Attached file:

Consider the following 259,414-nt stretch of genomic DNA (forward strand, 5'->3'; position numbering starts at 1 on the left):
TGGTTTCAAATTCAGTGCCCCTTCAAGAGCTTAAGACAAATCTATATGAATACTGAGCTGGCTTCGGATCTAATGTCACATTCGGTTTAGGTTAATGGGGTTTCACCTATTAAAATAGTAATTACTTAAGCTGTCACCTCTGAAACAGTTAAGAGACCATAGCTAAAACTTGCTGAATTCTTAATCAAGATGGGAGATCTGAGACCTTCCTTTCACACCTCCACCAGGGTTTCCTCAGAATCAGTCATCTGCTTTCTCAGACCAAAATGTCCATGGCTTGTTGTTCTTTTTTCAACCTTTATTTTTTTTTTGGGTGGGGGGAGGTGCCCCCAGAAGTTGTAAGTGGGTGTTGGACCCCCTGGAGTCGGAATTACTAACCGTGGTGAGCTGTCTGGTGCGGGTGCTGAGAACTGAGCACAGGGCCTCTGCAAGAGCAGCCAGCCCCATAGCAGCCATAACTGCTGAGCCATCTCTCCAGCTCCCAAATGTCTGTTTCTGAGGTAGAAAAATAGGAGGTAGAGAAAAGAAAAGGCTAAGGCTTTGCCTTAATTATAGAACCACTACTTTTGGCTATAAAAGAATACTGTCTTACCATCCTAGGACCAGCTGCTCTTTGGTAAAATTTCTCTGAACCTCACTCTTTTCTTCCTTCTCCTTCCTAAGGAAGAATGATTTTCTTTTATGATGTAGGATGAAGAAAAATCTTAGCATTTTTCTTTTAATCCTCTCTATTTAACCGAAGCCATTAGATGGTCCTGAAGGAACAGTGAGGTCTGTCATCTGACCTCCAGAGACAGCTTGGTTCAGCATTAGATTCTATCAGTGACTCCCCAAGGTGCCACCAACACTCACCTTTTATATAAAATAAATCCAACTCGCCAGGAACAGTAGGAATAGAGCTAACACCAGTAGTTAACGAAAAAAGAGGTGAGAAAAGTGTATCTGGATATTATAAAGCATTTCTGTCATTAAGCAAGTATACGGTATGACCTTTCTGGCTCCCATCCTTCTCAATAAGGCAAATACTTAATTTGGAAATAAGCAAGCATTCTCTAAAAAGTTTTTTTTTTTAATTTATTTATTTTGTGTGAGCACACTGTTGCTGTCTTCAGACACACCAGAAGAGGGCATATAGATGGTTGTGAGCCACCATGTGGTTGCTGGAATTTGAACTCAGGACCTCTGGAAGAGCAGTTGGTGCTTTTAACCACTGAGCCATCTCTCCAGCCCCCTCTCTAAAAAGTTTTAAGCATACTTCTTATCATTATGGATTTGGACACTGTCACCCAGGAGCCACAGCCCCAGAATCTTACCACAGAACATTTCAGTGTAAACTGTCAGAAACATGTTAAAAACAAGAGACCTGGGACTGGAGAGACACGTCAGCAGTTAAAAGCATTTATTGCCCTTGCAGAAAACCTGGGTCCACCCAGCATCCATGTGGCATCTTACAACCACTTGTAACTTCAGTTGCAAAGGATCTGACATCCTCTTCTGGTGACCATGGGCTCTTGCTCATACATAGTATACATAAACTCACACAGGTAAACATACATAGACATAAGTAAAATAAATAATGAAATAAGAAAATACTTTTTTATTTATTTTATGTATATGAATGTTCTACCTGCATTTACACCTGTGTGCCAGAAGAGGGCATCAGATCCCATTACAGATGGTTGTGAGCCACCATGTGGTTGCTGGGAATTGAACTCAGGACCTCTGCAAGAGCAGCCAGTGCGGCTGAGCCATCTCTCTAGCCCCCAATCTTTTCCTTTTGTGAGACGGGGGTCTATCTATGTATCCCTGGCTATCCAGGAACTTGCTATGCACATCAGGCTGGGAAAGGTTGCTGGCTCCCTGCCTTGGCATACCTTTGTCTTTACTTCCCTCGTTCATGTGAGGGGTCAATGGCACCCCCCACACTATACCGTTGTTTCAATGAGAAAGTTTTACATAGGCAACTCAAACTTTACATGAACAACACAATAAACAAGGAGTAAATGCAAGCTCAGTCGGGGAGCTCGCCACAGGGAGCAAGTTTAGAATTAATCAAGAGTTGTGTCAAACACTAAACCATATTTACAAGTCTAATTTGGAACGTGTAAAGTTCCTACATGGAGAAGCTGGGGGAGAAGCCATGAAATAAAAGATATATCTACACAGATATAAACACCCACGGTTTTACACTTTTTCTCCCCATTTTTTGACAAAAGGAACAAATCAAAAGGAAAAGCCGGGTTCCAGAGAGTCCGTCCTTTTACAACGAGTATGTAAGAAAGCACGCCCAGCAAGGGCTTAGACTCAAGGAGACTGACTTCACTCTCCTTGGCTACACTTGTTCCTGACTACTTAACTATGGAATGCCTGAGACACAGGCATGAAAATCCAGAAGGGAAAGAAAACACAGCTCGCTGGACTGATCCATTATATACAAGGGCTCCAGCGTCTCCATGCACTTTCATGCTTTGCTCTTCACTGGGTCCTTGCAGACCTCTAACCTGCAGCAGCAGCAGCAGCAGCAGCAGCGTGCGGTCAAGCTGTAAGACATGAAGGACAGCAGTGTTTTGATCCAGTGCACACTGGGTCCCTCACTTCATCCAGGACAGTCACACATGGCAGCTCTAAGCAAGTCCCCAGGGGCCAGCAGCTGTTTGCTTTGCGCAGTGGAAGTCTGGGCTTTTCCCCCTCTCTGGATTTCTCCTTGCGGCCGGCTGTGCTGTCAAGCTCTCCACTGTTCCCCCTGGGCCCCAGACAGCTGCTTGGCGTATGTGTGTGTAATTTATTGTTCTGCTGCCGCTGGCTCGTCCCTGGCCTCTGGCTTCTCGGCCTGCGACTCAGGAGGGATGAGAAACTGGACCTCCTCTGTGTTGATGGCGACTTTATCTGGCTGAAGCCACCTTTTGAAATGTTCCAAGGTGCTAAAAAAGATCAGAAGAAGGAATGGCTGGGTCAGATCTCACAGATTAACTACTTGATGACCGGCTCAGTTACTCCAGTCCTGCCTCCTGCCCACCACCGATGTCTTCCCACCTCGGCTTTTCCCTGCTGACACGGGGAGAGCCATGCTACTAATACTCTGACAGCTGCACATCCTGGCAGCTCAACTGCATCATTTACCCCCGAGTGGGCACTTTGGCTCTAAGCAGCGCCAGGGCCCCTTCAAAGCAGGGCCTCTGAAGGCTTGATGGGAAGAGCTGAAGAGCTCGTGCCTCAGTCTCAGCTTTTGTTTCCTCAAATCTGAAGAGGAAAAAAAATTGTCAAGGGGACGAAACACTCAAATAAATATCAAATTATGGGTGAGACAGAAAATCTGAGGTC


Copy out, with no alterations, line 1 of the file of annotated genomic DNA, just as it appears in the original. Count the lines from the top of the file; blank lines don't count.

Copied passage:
Consider the following 259,414-nt stretch of genomic DNA (forward strand, 5'->3'; position numbering starts at 1 on the left):